As with the previous film, HBO puts together a handsome package for the home viewer. The film is presented in two acts, each on its own DVD. Lee shoots the city and edits the film with care and affection, creating a kind of ethereal beauty amidst the wreckage. Assembled from interview footage, archival elements and still photographs, If God Is Willing and da Creek Don't Rise looks fantastic on DVD. Colors are vibrant, flesh tones are well-balanced, and black levels are solid. Some grain is evident, but it never detracts. In an era of 1080p, the detail and fidelity of this SD presentation is top-grade.
Audio comes in a full 5.1 surround treatment, which sounds clean and crisp but fails to take advantage of the full sonic space. Rear channels go largely unutilized, and bass response is average at best. The detail and fidelity is superb, but even the musical cues and ambient noises fail to deliver the kind of presentation this film demands.
Extras include a full-length commentary track with director Spike Lee, who does his best to fill up the four-hour film with observations and commentary, but who cannot help but fall into silence now and again. A 60-minute featurette of additional material is also included, featuring never-before-seen material.
Unlike the first film, which weathered its four-hour running time like a seasoned pro, If God Is Willing and da Creek Don't Rise feels sludgy and burdensome by the third hour, which meanders about in a slightly disoriented fashion. Documentaries rarely have sequels, and one cannot escape from a "seen it" gut reaction here. It boggles the mind that we could somehow get desensitized to the tragedy of New Orleans is an unflattering notion, but I fear it may be true here.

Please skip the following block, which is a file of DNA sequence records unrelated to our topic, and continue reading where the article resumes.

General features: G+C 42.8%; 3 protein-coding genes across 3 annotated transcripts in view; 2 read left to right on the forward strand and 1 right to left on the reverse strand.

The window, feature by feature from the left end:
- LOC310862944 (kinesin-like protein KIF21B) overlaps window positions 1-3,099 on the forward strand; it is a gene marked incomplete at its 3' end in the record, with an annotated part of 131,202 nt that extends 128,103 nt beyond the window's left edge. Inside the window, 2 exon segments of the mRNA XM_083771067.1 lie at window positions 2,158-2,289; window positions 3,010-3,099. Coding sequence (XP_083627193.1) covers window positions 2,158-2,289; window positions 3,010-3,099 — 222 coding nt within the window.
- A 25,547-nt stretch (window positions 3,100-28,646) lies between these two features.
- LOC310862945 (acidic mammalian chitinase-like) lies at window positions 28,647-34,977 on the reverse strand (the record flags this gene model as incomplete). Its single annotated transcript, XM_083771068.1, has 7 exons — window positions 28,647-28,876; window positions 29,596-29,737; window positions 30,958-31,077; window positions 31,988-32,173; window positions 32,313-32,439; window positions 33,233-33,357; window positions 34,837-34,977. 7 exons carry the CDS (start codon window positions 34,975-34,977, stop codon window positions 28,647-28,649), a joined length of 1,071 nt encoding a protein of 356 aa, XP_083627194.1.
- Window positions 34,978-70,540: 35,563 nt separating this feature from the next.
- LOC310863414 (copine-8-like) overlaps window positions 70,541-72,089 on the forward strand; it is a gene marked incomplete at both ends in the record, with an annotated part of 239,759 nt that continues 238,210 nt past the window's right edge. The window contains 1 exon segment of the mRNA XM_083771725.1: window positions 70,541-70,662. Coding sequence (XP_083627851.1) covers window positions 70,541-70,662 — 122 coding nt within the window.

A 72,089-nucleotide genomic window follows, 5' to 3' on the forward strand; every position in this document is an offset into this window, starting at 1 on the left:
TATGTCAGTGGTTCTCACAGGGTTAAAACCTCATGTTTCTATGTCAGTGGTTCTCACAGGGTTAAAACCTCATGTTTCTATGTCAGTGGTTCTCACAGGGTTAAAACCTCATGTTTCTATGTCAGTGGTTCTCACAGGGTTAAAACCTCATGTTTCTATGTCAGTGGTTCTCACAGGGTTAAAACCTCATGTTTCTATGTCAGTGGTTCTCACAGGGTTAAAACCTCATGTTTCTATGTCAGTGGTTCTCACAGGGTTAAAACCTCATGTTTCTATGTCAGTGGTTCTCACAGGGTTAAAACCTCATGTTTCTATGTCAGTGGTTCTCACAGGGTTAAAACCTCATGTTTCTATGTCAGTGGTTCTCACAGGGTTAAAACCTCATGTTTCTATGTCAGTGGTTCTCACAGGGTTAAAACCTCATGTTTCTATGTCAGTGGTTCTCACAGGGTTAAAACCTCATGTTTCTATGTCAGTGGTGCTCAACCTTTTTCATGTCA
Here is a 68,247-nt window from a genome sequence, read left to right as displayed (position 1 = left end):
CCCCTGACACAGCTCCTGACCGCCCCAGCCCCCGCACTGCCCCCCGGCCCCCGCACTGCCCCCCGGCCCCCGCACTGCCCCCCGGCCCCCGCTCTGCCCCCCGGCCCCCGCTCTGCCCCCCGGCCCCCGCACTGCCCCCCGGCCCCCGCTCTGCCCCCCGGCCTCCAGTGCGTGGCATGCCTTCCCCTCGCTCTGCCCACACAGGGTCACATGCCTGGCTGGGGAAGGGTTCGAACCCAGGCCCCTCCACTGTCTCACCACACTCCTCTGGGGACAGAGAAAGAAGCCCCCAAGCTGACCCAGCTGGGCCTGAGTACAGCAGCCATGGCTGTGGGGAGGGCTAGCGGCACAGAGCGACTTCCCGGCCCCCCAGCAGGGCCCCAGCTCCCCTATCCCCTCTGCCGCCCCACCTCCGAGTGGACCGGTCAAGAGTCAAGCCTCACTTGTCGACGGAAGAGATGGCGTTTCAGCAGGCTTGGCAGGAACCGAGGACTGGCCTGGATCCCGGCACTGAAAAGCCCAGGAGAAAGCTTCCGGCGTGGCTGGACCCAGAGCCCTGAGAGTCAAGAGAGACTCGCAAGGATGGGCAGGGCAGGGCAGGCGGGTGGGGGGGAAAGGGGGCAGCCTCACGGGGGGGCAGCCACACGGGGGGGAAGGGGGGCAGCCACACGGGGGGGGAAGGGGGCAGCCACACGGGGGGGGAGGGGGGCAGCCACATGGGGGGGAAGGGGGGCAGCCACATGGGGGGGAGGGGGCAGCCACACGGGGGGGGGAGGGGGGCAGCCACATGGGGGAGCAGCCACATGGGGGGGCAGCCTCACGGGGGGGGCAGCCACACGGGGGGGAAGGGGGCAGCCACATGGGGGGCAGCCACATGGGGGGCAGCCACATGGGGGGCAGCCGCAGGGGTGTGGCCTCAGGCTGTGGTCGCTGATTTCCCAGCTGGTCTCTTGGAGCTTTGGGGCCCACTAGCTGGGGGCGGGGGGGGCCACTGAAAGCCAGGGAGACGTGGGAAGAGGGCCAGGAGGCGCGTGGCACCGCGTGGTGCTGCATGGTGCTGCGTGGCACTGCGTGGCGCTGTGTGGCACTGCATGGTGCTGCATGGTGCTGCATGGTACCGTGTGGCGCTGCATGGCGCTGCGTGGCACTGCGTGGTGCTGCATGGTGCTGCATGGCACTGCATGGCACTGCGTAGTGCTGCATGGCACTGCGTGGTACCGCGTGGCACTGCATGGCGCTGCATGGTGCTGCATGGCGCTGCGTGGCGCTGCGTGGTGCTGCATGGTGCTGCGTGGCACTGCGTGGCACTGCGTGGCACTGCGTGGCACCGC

Both sobering and inspirational in equal amounts, If God Is Willing and da Creek Don't Rise is a worthy follow-up to Spike Lee's magnum opus documentary.
Who dat? Who dat? Who dat say dey gonna beat dem Saints?
Review content copyright © 2011 Adam Arseneau; Site layout and review format copyright © 1998 - 2016 HipClick Designs LLC
Scales of Justice
* 1.78:1 Anamorphic
* Dolby Digital 5.1 Surround (English)
* Dolby Digital 2.0 Stereo (English)
Running Time: 240 Minutes
Release Year: 2010
MPAA Rating: Not Rated
* Official Site